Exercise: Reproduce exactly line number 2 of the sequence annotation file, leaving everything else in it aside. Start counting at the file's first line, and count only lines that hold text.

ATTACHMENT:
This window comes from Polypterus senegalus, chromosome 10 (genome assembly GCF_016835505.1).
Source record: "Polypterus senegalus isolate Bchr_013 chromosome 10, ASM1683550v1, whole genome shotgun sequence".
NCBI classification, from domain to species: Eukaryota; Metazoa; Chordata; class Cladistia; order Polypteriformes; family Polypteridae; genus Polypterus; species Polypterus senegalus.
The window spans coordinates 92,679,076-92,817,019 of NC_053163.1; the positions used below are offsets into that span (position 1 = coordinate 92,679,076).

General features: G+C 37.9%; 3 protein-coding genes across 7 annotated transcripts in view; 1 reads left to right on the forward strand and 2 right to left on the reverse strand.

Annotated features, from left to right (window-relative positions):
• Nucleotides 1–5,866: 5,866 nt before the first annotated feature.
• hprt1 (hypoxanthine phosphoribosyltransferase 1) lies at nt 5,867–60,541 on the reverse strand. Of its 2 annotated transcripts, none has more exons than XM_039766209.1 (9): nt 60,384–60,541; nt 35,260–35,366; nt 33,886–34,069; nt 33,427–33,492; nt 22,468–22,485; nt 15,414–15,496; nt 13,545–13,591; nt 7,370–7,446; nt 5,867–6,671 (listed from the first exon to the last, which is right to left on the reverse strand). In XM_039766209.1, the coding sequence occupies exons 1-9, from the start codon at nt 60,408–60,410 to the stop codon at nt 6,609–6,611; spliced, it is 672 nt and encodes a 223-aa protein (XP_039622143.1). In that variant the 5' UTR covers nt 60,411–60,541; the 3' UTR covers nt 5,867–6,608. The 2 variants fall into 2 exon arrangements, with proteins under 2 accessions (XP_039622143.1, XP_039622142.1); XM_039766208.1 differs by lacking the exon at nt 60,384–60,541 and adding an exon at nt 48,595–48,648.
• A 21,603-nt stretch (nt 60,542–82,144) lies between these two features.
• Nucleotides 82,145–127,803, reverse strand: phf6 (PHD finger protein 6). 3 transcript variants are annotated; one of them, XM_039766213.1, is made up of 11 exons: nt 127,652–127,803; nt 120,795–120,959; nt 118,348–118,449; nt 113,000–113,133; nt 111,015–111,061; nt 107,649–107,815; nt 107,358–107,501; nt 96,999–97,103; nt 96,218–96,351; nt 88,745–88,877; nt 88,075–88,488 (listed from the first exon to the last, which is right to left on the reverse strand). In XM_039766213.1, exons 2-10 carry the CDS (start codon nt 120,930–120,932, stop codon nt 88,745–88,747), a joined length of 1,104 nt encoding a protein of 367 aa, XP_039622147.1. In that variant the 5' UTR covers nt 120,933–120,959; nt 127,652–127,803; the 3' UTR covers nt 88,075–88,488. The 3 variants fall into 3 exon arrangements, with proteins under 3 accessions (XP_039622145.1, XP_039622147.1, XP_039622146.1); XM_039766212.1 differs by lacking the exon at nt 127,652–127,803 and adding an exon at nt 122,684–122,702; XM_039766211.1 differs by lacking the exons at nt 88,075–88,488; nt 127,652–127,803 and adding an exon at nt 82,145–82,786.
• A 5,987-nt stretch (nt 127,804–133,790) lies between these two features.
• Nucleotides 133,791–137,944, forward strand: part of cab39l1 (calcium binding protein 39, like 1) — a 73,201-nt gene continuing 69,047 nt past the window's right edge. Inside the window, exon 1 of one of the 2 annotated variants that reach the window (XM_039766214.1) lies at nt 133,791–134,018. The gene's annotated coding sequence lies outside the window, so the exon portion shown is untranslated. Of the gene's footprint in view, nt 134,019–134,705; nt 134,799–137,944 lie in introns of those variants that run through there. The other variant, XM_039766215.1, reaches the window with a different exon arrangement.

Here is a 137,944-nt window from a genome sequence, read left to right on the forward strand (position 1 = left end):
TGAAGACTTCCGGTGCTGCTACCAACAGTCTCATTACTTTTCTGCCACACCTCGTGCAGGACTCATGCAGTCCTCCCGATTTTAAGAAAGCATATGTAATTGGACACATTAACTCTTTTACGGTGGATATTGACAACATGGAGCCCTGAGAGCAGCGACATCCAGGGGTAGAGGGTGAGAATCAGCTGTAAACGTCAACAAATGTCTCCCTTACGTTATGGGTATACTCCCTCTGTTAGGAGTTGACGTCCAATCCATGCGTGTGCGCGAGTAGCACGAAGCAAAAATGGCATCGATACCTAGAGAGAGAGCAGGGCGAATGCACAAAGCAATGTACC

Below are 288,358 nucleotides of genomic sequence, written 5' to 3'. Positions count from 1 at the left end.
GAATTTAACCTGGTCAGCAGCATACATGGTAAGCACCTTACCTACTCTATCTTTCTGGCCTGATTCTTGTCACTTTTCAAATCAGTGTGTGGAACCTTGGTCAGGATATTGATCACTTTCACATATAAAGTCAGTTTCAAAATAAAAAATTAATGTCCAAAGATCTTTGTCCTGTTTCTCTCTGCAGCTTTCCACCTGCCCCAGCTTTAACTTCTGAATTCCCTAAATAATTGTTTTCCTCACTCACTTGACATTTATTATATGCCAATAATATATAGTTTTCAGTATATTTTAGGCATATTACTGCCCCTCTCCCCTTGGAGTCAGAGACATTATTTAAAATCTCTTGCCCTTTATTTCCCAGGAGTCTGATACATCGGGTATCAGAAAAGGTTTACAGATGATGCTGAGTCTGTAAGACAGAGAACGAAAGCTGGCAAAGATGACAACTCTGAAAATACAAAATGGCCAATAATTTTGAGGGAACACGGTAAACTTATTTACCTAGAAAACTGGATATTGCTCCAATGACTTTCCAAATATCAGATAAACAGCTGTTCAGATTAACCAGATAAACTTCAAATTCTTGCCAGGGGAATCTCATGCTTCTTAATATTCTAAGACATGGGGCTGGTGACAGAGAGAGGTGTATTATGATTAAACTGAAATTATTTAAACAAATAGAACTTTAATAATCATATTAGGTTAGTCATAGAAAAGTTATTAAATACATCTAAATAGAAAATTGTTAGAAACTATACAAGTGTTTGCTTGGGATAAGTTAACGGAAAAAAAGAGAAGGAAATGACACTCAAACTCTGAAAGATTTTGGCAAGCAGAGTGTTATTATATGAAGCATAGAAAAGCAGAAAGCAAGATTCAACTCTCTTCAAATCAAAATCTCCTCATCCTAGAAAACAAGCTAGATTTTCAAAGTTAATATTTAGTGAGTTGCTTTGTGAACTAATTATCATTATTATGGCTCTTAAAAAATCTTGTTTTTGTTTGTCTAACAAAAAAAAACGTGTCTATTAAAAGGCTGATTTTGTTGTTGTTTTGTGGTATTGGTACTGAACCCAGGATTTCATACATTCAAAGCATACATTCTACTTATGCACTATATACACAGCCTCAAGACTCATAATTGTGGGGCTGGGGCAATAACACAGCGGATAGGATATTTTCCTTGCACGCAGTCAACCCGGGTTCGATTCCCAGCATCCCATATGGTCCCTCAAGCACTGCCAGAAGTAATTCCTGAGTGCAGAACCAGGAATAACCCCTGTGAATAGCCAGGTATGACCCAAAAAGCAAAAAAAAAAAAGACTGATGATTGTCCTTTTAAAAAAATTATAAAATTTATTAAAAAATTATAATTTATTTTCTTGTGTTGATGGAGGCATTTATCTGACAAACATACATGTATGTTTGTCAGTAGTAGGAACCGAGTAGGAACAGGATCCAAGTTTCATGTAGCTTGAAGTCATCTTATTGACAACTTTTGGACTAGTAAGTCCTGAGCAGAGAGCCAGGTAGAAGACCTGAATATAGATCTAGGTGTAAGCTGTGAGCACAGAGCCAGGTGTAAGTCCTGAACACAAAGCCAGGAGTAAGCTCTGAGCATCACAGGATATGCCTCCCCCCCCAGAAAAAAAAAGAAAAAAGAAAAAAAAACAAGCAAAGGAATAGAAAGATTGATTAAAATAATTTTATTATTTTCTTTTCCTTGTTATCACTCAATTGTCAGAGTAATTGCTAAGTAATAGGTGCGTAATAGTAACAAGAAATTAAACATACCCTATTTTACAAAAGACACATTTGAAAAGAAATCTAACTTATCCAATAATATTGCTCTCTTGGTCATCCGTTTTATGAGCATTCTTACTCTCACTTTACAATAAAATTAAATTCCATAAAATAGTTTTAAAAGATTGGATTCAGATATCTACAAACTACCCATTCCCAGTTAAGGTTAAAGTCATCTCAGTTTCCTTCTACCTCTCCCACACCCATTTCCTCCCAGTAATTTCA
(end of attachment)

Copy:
Source record: "Polypterus senegalus isolate Bchr_013 chromosome 10, ASM1683550v1, whole genome shotgun sequence".